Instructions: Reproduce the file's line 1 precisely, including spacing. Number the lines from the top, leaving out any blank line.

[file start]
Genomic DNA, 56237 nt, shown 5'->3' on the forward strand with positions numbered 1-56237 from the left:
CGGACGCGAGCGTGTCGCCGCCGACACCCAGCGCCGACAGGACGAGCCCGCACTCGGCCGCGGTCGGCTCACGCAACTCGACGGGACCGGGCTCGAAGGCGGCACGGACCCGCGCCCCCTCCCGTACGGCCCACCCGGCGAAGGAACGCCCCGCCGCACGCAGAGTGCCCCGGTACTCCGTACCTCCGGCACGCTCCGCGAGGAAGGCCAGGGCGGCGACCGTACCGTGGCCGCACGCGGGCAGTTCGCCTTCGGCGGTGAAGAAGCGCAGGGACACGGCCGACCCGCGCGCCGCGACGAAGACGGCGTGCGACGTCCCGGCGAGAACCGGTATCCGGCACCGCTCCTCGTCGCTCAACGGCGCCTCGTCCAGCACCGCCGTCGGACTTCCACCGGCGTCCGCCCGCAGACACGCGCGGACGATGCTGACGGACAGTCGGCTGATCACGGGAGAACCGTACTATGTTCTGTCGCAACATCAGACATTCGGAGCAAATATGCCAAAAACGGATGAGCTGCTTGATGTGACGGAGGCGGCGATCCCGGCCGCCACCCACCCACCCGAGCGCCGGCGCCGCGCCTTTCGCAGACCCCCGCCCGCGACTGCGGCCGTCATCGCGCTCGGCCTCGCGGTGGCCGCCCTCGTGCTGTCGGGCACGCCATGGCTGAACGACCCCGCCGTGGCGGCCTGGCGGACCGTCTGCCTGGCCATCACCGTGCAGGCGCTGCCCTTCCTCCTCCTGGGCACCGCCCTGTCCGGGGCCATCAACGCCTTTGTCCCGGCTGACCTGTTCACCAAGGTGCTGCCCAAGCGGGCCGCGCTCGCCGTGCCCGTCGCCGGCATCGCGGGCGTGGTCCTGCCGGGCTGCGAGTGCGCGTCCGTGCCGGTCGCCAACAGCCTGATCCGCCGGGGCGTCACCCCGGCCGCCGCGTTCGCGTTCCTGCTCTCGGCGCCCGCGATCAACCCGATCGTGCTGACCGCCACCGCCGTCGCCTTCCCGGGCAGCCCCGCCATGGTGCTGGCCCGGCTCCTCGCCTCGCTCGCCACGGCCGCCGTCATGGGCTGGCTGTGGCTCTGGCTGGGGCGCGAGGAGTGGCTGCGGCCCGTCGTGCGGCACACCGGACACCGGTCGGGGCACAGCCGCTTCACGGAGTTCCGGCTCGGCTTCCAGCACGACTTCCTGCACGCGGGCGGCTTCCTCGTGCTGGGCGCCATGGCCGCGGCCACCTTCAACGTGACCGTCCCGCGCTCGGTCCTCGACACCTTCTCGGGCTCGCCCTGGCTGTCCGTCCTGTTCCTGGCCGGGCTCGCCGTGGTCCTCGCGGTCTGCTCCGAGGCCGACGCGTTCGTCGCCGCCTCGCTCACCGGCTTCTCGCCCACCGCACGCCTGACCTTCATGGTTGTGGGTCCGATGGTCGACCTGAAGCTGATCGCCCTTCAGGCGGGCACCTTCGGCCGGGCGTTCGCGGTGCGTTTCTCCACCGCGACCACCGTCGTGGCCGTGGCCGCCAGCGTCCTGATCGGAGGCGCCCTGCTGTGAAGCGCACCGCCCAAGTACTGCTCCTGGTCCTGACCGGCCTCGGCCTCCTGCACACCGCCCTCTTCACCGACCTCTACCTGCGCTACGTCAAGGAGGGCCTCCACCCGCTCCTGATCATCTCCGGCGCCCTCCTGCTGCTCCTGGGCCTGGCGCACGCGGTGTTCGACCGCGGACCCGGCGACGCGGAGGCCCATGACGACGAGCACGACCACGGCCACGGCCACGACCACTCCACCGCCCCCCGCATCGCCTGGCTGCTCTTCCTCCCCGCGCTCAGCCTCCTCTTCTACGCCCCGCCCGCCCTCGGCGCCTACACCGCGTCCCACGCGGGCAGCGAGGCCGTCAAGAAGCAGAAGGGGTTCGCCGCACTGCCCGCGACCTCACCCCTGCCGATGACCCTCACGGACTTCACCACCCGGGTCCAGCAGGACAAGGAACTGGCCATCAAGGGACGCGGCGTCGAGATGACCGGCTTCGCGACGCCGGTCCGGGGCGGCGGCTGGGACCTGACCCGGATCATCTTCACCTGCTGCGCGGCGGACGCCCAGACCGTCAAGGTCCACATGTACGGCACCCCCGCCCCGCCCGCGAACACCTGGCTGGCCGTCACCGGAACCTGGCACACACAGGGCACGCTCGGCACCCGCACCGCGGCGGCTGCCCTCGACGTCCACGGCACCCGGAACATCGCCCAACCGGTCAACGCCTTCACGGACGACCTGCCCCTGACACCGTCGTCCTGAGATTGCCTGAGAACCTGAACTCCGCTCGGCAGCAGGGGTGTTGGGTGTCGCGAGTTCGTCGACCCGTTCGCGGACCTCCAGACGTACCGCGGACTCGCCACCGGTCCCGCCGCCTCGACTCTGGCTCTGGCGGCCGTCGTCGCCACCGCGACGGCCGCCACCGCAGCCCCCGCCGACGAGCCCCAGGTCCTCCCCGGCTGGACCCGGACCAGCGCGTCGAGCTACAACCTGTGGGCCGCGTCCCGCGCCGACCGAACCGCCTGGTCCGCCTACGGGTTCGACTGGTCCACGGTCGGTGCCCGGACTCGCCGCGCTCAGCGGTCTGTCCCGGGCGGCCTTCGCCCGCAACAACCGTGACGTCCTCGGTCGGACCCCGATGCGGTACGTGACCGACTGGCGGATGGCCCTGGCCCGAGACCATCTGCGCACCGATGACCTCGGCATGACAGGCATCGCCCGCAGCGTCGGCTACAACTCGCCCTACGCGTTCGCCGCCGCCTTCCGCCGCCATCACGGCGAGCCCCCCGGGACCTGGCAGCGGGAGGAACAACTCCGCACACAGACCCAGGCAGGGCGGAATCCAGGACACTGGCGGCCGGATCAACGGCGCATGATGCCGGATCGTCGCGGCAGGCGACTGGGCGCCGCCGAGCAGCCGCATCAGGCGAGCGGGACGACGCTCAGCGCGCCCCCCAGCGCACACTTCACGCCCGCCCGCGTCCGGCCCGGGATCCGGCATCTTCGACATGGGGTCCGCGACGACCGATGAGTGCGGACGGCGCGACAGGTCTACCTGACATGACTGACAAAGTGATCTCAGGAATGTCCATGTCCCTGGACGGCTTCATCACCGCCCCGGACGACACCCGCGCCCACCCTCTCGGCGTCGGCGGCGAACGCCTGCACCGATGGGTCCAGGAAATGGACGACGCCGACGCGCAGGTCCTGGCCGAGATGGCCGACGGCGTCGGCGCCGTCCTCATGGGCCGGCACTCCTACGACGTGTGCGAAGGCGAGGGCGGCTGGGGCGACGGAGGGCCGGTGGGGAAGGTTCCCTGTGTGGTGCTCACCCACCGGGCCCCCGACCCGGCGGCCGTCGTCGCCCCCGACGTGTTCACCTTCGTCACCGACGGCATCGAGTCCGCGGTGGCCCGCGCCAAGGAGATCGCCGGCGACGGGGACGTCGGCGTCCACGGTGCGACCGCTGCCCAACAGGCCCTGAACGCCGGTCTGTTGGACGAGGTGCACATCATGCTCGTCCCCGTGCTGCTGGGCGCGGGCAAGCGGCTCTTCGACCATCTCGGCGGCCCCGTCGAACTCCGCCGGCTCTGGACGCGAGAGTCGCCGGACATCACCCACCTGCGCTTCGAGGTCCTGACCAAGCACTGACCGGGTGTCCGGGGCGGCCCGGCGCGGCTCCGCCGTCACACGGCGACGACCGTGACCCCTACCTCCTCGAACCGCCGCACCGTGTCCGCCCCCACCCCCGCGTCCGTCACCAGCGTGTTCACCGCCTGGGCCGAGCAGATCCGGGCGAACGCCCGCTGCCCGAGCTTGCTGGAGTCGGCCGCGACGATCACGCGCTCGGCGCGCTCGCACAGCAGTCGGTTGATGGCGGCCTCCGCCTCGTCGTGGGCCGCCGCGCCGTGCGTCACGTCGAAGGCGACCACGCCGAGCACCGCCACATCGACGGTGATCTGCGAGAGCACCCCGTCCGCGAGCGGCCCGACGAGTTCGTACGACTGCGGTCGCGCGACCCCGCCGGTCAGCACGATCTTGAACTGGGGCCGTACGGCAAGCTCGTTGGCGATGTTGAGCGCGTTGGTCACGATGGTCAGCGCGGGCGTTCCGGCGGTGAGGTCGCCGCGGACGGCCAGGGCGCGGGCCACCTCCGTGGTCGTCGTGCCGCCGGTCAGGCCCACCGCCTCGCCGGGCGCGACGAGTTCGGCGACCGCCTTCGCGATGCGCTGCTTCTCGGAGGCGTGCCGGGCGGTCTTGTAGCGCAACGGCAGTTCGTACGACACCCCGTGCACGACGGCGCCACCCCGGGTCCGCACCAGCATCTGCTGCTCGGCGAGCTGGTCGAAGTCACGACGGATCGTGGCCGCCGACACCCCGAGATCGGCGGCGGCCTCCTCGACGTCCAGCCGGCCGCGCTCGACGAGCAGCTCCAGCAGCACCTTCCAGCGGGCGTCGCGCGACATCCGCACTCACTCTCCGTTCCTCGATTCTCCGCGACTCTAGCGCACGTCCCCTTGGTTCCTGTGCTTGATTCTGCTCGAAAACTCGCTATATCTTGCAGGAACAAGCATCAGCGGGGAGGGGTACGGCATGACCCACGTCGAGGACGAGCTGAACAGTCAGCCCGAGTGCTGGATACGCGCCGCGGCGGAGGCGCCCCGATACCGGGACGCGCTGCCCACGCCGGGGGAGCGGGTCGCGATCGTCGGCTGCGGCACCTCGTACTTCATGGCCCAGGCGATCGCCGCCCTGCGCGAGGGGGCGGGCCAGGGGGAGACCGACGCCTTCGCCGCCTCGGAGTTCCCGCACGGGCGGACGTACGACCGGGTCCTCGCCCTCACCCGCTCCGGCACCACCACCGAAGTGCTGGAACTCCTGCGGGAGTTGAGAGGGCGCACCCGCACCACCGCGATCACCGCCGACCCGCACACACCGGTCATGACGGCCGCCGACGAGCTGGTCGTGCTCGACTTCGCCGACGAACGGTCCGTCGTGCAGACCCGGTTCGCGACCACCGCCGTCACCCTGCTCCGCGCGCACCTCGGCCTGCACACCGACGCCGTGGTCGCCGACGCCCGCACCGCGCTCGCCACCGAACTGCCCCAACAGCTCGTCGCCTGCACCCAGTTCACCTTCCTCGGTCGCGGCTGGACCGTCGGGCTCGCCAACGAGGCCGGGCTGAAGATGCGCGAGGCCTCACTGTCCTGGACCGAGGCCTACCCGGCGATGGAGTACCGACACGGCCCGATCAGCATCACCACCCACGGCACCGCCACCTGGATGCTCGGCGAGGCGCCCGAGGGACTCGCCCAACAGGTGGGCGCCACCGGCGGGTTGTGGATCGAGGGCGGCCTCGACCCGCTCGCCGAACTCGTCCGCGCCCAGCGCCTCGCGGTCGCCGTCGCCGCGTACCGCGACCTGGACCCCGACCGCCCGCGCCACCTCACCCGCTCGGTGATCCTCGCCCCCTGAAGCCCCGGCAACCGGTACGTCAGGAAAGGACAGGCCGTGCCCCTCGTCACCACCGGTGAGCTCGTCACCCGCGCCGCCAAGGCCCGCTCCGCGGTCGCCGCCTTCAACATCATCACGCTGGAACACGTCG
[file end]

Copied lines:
Genomic DNA, 56237 nt, shown 5'->3' on the forward strand with positions numbered 1-56237 from the left: